WACV paper on multi* fusion submitted last week
Last week we submitted a paper to the 2009 Worshop on Applications of Computer Vision (WACV). The paper presents some recent results on fusing multiple views and multiple modalities together to improve classification performance. The application was to zooplankton classification which has been a focus of my research for the last four years.In contrast to more typical fusion scenarios where assumptions about the different modalities are made to yield better performance (e.g. reliability weighting) this method assumes nothing about the different sensors. In fact, it abstracts the sensors into single-view "agents" who only communicate through a classic Bayesian network by passing messages. However, the the nodes in the network do not follow a typical message passing scheme, but rather use confidence-weighting to combine inputs together.The confidence is estimated via the sidelobe ratio which is (p1-p2)/p1 where p1 is the largest probability and p2 is the second largest probability. In the classification problem, these are the posterior class probabilities, and therefore the sidelobe ratio tells you how much one class is favored over the others. When there is a strong favorite, the ratio is close to one, and when each class is equally likely, the ratio is equal to zero. We call this a "confidence" following the notion that a classifier which puts roughly equal weight on every class has no confidence that the class with slightly higher probability is the correct class.Computing the confidence is at the heart of the algorithm and has an important connection with the classifiers used for processing each modality. We use one-vs-rest SVMs with a slight twist. Rather than using the binary outputs of each machine to yield a hard label. The outputs of the machines are taken before applying a threshold and converted into a probability using the softmax function. While it is well known that sparse learning functions can do a poor job of estimating probabilities, it does seem to matter much in this scenario.The output of the SVM is equal to the distance of the example to the separating hyperplane in feature space. Examples that are very close to the hyperplane can not be easily classified, and in many cases, the SVM is trained such that it makes no effort to correctly classify these examples. For these examples, the SVM output tells nothing about the correct class. The softmax function then takes that result and distributes probability equally among classes, and confidence weighting then (appropriately) sets the influence of this predication to zero.In the monomodal, monoview world, this would have no benefit, because the confidence only say that the system has total ingnorance about the correct class label. However, in multiview or multimodal, additional examples are available, and each one will lie at a different distance from the hyperplanes. So now, the confidence ratio can be used to directly compare predictions based on each example. If each prediction alone does okay, and each prediction offers unique information, then the fusion can dramatically boost performance. This is the whole idea. However, note that it does not depend on any a priori information, nor does it care about the type of data so long as a trained classifier exists for it.That is the key benefit of the algorithm. While it may not perform as well as a fusion processor which is optimized for a specific type of operating environment, it can adapt to changes in the reliability of the sensors on the fly, and does not need to relearn a new weighting scheme. The weighting is based only on the relationship of the example to the margin of the classifier.Based on the promissing results of this paper, there are several important issues to address:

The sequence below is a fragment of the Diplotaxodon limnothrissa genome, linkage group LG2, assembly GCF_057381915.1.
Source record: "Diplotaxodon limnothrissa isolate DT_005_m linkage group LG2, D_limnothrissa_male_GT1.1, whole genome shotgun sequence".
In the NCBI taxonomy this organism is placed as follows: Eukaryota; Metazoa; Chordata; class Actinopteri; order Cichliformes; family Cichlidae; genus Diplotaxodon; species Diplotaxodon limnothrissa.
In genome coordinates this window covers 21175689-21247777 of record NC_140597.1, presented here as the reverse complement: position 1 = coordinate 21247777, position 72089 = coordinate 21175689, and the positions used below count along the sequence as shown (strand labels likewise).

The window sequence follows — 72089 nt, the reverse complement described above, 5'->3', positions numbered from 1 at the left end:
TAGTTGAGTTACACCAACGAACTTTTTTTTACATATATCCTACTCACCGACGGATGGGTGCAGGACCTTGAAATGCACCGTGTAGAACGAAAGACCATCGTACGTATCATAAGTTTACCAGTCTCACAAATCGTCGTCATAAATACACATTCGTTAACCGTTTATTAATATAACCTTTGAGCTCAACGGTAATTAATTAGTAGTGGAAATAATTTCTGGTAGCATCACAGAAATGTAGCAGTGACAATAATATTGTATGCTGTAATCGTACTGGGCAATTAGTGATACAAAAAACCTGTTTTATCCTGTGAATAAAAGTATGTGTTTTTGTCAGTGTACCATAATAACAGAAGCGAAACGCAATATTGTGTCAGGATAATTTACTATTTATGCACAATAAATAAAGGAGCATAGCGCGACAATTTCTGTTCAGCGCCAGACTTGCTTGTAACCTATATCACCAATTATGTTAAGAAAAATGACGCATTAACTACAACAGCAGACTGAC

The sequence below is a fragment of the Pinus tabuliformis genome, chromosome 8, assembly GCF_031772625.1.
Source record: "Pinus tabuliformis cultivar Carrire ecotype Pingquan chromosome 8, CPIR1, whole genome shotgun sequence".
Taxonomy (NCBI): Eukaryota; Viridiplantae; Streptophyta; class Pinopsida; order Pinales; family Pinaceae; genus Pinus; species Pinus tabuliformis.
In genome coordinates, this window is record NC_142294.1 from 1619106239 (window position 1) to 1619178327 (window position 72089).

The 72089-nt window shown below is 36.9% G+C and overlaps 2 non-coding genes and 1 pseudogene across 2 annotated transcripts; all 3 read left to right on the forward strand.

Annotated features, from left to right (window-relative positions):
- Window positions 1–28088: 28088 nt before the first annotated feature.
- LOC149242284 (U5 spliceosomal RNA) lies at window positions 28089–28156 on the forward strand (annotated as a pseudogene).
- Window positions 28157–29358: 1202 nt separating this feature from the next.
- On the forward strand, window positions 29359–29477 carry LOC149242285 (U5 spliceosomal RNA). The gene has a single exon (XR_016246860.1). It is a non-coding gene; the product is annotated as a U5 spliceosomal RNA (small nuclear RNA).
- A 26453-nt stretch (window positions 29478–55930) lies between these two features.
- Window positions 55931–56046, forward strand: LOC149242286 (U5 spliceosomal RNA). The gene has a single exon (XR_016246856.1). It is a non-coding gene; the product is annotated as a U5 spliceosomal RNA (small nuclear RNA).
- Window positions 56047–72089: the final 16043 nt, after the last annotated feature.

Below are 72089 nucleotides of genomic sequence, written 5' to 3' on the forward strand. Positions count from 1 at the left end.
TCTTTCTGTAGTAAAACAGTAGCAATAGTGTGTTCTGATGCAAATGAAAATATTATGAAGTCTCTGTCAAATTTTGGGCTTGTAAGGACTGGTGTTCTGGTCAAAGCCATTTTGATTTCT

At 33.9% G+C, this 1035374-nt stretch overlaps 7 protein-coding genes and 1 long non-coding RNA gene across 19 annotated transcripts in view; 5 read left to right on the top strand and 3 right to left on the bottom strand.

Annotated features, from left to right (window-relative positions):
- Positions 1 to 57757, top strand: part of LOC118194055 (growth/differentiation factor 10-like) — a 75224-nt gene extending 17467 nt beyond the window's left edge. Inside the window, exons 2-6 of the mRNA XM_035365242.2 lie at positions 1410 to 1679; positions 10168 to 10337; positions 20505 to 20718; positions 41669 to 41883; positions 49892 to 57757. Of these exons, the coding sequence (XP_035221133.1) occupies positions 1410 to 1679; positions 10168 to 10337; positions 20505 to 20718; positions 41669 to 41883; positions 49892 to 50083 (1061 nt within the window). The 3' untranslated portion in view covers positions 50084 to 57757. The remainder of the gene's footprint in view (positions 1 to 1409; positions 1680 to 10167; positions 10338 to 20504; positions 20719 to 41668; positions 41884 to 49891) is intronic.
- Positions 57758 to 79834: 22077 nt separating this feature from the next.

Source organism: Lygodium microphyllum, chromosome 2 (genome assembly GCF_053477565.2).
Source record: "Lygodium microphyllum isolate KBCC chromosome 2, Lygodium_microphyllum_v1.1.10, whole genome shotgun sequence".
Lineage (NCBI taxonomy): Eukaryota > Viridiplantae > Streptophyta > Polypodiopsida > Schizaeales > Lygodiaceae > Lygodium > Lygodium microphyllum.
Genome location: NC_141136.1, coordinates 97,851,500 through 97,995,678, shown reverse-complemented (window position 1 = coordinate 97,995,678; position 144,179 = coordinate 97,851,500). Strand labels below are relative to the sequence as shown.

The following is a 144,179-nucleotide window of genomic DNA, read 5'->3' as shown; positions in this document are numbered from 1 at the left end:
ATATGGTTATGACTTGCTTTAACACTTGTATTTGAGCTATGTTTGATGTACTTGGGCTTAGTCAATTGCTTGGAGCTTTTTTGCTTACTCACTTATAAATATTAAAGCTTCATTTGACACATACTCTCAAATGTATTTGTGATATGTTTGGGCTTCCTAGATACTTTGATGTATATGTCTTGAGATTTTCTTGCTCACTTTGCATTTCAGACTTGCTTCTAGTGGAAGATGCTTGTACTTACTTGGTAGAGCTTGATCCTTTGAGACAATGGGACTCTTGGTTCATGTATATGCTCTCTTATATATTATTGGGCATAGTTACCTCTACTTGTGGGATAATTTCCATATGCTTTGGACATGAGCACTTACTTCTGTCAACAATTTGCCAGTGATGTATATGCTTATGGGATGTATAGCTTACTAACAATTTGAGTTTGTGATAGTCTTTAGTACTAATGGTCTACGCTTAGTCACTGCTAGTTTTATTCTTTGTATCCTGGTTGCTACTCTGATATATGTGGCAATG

- Performance as a function of data variation from the training set.
- Performance using only a single classifier for each modality.
- Adding reliability weigting when appropriate.
- Impact of using different base classifiers (does it matter?).
- Search for any provavble characteristics of the fusion performance. (Probably don't exist)